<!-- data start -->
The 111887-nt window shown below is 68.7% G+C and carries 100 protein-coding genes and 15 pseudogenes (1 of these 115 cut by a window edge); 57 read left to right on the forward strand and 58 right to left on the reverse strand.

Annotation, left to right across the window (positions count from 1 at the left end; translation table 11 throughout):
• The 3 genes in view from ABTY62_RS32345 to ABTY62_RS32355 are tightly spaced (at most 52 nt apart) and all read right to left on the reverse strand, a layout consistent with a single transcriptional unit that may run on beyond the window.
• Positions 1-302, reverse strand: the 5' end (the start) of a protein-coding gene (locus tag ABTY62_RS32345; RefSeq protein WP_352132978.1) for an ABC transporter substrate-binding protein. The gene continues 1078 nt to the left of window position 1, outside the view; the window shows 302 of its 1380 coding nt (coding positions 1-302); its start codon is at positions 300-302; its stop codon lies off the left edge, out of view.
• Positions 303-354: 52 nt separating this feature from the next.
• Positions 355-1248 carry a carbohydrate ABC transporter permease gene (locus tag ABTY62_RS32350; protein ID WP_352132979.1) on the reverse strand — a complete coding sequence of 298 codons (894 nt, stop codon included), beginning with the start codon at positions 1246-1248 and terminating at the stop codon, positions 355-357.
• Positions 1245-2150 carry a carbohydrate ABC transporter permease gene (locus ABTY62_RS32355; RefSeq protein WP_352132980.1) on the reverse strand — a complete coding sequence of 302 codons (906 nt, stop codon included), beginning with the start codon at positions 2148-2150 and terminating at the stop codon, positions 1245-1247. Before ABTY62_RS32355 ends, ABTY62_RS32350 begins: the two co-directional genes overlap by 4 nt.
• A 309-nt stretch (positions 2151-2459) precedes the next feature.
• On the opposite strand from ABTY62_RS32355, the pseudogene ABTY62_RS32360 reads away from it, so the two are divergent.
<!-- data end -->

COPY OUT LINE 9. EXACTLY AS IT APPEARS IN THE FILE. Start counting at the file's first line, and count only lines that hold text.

• On the opposite strand from ABTY62_RS32355, the pseudogene ABTY62_RS32360 reads away from it, so the two are divergent.